Reading Fuels Writing
I’ve been reading a lot this summer! In addition to my usual dose of newspaper and education-related articles, I read a lot of books. Nerdy Book Club’s Book-a-Day Challenge encouraged me to track my reading via Twitter. (Click here to see what I read the past two months.) Initially I felt guilty about tracking the picture books I read for the Book-a-Day Challenge since many other participants were reading novels in a day. I envy their ability to read so quickly, but I’m not that fast of a reader. (Plus I have a three year-old at home!) Thanks to Donalyn’s reassurances I realized reading picture books was more than okay for three reasons:
- I need to read a lot of picture books since I’m looking for books to include in Craft Moves, my forthcoming book from Stenhouse.
- I am constantly introducing my daughter to new picture books in addition to reading some books over and over again.
- I want to be a picture book author when I grow up (i.e., once I find an agent and a publisher), so I read lots of picture books so I can write better manuscripts.
I read to be inspired. Nothing motivates me to stretch myself as a writer than reading a well-written text. I’ve read several novels this summer, but three have inspired me, kept me reading well past my bedtime, and have encouraged me to get more of my own words down on the page.
- American Wife by Curtis Sittenfeld
- Cancel the Wedding by Carolyn T. Dingman
- The Engagements by J. Courtney Sullivan
I have a feeling you’ve heard of Sittenfeld and Sullivan, but Dingman’s name might be new to you. Cancel the Wedding is her debut novel. There were several things I admired about this book:
- The depth of the characters — main and secondary — made me get deeply invested in this book.
- Setting details were woven throughout the story which made me feel as though I were there.
- Historical facts were embedded into the text.
- The plot had twists and turns, which made it exciting to read.
- The conclusion wrapped everything up neatly. I had a feeling something would be left hanging, but it wasn’t. Everything became clear by the end of the novel.
In addition to admiring all of the above, I also paid special attention to Dingman’s style since it felt unique. Upon finishing Cancel the Wedding, two things happened:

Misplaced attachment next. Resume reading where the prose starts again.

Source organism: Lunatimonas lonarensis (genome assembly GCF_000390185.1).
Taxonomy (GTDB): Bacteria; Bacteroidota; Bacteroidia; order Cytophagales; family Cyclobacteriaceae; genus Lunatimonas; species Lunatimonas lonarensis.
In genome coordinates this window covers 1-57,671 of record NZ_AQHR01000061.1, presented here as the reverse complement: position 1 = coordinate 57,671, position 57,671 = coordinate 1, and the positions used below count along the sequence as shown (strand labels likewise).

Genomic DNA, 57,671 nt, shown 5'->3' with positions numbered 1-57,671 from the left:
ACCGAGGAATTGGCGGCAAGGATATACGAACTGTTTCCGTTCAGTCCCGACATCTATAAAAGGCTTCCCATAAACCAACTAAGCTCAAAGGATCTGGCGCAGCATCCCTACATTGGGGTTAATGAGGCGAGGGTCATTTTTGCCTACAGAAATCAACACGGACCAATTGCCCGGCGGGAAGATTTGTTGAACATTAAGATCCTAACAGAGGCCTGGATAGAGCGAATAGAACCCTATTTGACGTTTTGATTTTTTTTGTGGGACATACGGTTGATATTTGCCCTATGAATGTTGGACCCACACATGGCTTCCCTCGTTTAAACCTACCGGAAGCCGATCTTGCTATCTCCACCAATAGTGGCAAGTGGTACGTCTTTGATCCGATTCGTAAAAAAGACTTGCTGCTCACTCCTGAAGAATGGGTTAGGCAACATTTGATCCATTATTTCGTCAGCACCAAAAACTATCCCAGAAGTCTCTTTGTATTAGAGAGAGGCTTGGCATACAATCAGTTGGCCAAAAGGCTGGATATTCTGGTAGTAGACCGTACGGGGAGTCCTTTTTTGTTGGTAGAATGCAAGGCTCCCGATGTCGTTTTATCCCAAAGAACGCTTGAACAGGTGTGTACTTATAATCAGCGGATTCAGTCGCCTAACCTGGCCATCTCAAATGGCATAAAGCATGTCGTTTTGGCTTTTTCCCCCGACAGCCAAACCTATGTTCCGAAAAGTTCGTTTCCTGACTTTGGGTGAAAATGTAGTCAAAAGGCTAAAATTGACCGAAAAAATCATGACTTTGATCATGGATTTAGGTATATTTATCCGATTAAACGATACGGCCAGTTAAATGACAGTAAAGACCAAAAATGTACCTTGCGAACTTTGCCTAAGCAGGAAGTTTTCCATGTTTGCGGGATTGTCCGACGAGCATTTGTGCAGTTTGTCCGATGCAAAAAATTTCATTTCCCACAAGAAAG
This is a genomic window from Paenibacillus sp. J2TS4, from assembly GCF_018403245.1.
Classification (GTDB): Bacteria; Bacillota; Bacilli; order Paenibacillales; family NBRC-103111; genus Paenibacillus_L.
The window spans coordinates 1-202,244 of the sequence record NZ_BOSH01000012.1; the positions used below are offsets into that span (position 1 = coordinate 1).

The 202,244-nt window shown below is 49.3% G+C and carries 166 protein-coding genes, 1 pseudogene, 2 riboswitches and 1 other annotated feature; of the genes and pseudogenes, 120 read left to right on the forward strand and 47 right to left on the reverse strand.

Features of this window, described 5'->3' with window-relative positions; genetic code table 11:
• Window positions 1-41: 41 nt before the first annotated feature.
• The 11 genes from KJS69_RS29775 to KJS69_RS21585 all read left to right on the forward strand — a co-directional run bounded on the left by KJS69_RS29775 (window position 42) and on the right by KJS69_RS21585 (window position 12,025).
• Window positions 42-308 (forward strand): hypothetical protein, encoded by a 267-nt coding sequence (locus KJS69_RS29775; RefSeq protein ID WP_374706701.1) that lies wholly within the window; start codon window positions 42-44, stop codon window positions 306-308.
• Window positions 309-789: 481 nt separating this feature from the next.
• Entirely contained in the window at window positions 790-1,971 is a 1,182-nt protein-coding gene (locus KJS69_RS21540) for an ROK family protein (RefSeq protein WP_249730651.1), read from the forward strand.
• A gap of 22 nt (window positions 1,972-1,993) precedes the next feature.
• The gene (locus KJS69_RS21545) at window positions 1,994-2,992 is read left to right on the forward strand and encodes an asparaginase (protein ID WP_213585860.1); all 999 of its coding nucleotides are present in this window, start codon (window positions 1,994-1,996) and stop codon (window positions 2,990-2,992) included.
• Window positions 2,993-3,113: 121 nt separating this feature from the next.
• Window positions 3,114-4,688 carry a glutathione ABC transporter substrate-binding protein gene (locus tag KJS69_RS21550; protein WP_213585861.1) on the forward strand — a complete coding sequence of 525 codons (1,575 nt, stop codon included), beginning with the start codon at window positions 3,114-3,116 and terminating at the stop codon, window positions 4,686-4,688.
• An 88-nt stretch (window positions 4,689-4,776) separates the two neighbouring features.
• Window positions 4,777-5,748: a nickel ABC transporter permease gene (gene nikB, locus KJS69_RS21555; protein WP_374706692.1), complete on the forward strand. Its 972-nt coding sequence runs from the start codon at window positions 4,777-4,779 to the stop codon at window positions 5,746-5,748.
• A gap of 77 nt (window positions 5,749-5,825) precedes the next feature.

- My enthusiasm to do my own writing went up.
- My desire to find out if she was writing another novel was insatiable. Thanks to Twitter, I found out she is working on another one.
I’m wondering… What have you read this summer in service of your own writing? Please share titles and what made them great reads.
This giveaway is for a copy of Cancel the Wedding by Carolyn T. Dingman. Many thanks to HarperCollins for donating a copy for one reader (USA/Canada only, please). For a chance to win this copy of Cancel the Wedding, please leave a comment about this post by Monday, August 25th at 11:59 p.m. EDT. I’ll use a random number generator to pick the winner, whose name I will announce at the bottom of this post, by Wednesday, August 26th. Please be sure to leave a valid e-mail address when you post your comment, so I can contact you to obtain your mailing address if you win. From there, my contact at HarperCollins will ship your book out to you. (NOTE: Your e-mail address will not be published online if you leave it in the e-mail field only.)
Comments are now closed. Thanks to everyone who left behind titles that inspire them.
Lisa’s name was selected using the random number generator so she’ll win a copy of Cancel the Wedding. Here’s what she wrote:
Snicker of Magic by Natalie Lloyd & How to Outrun a Crocodile When Your Shoes are Untied but Jess Keating. Both of Middle Grade fiction with very realistic, believable characters. I often feel that I need to write a book with a big dramatic event that is OVER THE TOP! But both of these showed me that the big turning-point event doesn’t have to be HUGE to be effective as a craft move.